The mother of a teenager who died under the car of an NHS trust has accused its bosses of ‘arming itself with legal weapons and dirty tricks’ after a five-year campaign for justice ended with the body being fined £2million.
Southern Health NHS Foundation Trust was hit with the huge bill over the ‘avoidable deaths’ of two vulnerable patients at a heavily criticised care unit.
Presiding at Oxford Crown Court, Mr Justice Stuart-Smith said the fine was justified by the ‘terrible consequences’ of the trust’s actions, which led to the death of epileptic teenager Connor Sparrowhawk at Slade House care and assessment unit in Oxford after he was found drowned in a bath.
Southern Health also admitted breaches over the death of Teresa Colvin, who was found hanged at the Ashford mental health unit at Woodhaven Hospital near Southampton in April 2012.
The trust admitted two counts of failing to discharge its duty relating to their care.
Southern Health NHS Foundation Trust has been fined £2million after admitting health and safety breaches that led to the death of Connor Sparrowhawk, pictured, who died after an epileptic fit in a bath in July 2013
Surrounded by friends and family, Connor’s mother Dr Sara Ryan said no one should die a ‘preventable death’ after the result of the hearing at Oxford Crown Court
Sentencing at Oxford Crown Court, the judge said the penalty was ‘a just and proportionate outcome that marks the seriousness of the Trust’s offending, the terrible consequences of that offending, and the other material factors that I have indicated’.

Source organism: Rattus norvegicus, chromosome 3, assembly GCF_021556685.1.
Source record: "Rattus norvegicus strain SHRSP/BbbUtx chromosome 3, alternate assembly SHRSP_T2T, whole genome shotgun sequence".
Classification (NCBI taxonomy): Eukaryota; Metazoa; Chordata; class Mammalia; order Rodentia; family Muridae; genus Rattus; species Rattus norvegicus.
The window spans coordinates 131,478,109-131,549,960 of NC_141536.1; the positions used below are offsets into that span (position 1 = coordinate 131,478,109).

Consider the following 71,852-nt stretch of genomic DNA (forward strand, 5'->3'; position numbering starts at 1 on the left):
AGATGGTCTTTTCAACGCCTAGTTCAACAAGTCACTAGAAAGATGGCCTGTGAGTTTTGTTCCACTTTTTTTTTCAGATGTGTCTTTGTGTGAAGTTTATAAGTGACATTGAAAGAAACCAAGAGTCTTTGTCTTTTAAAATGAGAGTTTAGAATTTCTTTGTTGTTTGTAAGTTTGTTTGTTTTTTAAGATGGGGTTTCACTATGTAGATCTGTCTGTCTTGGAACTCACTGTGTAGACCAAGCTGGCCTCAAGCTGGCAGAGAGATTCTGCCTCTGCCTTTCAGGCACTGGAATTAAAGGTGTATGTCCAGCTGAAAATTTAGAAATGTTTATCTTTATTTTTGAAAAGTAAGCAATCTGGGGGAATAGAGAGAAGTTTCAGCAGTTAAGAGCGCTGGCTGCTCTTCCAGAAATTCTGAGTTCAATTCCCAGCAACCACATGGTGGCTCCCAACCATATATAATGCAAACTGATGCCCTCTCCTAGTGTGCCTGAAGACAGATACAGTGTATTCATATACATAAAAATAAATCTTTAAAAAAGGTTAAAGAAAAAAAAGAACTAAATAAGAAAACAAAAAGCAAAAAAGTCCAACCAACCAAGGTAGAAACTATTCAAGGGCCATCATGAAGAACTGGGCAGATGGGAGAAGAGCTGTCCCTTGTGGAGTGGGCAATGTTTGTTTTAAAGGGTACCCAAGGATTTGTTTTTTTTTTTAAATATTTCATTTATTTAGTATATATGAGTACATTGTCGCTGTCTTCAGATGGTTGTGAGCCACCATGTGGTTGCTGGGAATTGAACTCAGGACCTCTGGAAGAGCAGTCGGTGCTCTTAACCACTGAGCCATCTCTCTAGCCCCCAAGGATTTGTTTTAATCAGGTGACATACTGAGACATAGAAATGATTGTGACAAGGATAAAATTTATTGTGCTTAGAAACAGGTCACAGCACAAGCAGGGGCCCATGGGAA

Speaking after the case, Connor’s mother Dr Sara Ryan said: ‘No-one should die from a preventable death while in the care of the State.’
She added: ‘I’m left thinking if Connor was here now in the shadow of Oxford Crown Court and St Aldates police station, he would say: “Why mum?” And I would say: “I don’t know, but we’ve done you proud”.’
Dr Ryan went on to thank the judge for his comments and sentence and also praised the Health and Safety Executive for its continual investigation.
Also outside the court was Mrs Colvin’s husband Roger who called his wife TJ throughout proceedings said she had been ‘beautiful and loving woman.’
He added: ‘Six years on I still have many questions, my life is much poorer. We all loved her so much. The hospital was a place of safety and Southern Health failed.’
Sentencing, Mr Justice Stuart-Smith told a packed public gallery at Oxford Crown Court: ‘Such a fine will not put the Trust out of business. Every pound that is taken from the Trust is a pound less that can be spent on the public good in the future.
‘The Trust’s conduct more recently has been much improved, not one member of the board was present when these deaths happened.
‘However, the Trust showed many failings and did not change when required, they ignored the warnings of many employees. They showed a systemic failure and lives have been devastated by the deep and catastrophic losses.
Connor, 18, suffered with autism and epilepsy but was left alone in the bath for 15 minutes
‘Mrs Ryan’s [Connor’s mother] statement made for unbearable reading and the original verdict of her son dying from natural causes only compounded her grief.’
The Trust was prosecuted by the Health and Safety Executive after the ‘tireless’ work of Sara Ryan, the mother of Connor.
The court previously heard evidence in relation to the ‘preventable’ death of Connor, who suffered with autism and epilepsy, on July 4, 2013.
He had been informally admitted to Slade House in March 2013, but that was made compulsory until April 16 when it returned to being informal again.